Civil rights anthem “We Shall Overcome” was placed in the public domain recently, and its original author has been placed in the spotlight, WSB-TV reports.

Louise Shropshire, a music minister and entrepreneur, has now been given credit for creating the iconic song, which was made famous by mid-century folk singers like Pete Seeger and Joan Baez. Seeger has said he first heard the song during a strike of black tobacco workers in the 1940s, and told a musician researching the song's origins in 2006, "nobody knows exactly who wrote the original."

Shropshire's song "If My Jesus Wills," which begins with the lyrics "I'll overcome/I'll overcome/I'll overcome someday/If my Jesus wills," was written in 1942. She worked as the music minister for Revelation Baptist Church in Cincinnati, and wrote a number of songs for her church that went on the be sung in houses of worship across the country.

"She could sing well, she could play well, she could cook well," Patricia Massengill, one of Shuttlesworth's daughters, said.

Martin Luther King himself was a fan of Shropshire's music, singing and her cooking as well. The reverend stayed with Shropshire and her husband while in Cincinnati for a conference; and King would go on to attend dinner parties at the couple's home.

Shropshire would always end the night by playing hymns on the piano; after she played "If My Jesus Wills" one night, King reportedly asked her if he could use the song, and if he could change "I'll overcome" to "we'll overcome."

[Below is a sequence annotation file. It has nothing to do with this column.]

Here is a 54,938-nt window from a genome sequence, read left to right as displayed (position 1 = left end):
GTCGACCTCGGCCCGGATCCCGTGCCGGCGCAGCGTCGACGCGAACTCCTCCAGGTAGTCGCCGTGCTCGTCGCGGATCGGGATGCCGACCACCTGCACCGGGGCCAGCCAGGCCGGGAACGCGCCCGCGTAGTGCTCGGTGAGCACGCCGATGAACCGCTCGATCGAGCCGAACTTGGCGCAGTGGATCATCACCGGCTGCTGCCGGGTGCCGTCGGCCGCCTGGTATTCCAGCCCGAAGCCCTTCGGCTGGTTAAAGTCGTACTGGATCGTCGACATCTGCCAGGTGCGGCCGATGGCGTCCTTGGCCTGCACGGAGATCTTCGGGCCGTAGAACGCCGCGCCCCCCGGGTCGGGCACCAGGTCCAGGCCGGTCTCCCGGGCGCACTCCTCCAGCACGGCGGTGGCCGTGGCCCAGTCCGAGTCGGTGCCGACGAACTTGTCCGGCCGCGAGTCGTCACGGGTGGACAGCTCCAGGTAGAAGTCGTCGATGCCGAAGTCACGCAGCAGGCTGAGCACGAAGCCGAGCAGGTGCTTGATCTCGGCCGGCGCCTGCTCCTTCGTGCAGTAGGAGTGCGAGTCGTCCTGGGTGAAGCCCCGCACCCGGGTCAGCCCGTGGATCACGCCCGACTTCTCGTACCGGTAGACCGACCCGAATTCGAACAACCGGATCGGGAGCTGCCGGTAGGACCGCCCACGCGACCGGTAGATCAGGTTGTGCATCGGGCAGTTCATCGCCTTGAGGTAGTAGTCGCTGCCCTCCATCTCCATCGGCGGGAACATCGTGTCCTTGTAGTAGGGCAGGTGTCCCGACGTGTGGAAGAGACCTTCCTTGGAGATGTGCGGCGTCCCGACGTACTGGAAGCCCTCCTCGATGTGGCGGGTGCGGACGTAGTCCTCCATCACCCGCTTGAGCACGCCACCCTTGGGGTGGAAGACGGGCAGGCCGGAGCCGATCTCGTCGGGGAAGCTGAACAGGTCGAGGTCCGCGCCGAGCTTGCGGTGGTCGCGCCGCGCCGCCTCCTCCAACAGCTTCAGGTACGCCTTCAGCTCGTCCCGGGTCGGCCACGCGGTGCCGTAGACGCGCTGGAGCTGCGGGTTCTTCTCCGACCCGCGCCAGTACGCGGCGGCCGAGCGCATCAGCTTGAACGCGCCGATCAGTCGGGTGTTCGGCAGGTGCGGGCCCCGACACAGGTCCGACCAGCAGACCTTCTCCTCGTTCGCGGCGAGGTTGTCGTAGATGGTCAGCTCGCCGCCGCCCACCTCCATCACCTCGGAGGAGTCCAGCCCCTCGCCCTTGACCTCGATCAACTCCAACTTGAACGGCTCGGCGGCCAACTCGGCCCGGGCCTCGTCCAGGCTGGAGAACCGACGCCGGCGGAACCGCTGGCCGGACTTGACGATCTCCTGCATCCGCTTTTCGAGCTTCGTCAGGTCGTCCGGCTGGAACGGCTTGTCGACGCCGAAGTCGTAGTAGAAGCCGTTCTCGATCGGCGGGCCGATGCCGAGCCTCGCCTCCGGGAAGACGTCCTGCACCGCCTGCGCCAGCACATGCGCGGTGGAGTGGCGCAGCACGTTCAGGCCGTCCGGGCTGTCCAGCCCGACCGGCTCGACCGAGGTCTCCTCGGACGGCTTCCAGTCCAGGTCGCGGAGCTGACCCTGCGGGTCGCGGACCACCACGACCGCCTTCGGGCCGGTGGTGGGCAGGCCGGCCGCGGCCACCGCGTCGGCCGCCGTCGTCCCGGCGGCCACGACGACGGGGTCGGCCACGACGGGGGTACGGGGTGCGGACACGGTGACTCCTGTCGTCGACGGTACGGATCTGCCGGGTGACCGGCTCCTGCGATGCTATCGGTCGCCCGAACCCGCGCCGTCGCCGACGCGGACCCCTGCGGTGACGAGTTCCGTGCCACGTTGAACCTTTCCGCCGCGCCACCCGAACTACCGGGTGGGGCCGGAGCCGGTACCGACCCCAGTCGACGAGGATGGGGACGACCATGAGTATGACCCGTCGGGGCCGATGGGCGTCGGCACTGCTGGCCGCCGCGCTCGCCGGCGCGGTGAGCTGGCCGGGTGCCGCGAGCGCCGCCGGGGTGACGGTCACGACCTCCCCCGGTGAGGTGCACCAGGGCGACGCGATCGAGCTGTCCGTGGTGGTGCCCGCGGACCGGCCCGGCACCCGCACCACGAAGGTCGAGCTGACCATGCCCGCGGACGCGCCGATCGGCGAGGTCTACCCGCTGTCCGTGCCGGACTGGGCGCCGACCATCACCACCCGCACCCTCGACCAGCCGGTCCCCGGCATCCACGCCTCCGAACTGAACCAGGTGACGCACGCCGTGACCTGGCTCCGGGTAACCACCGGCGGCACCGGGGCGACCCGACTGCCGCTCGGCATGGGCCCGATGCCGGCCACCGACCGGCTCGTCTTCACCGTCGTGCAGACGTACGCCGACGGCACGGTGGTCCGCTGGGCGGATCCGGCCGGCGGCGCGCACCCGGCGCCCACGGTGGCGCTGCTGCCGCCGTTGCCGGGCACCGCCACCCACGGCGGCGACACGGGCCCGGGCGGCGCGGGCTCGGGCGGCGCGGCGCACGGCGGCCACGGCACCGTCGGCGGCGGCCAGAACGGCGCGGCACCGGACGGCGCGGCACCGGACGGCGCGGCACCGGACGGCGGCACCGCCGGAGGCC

"I don't mind," she said.

King would go on to use the phrase in his speeches, like in the one he gave in 1966 at Southern Methodist University.

"And so I can sing anew, 'We shall overcome' and we shall overcome because Carlyle is right, 'No lie can live forever,'' King said. "We shall overcome because William Cullen Bryant is right, 'Truth crushed to earth will rise again.' We shall overcome because James Russell Lowell is right, 'Truth forever on the scaffold, wrong forever on the throne.'"  

Although the song had a prominent place in civil rights history, it was rarely used in film or television, because the Ludlow Music and the Richmond Organization, which held the rights to the song, habitually asked for high fees for its use.

Lee Daniels hoped to use it in The Butler, but couldn't afford Ludlow and Richmond's six figure asking price. Instead, he used a three second clip that cost $16,000. Ava Duvernay hoped to used the song in Selma, but similarly couldn't afford it.

In fact, it was the high cost of film and television usage that led to the song being place in public domain and Shropshire at last getting credit for her work.

Butler Film, which produced The Butler, and nonprofit the We Shall Overcome Foundation sued the Ludlow Music and the Richmond Organization and won. As a result, the song is now in the public domain, and is free for anyone to use.

Although she died in 1993, Shropshire is at last getting her due. She has been inducted into the Ohio Civil Rights Hall of Fame, and is now credited with what the Library of Congress calls "the most powerful song of the 20th century."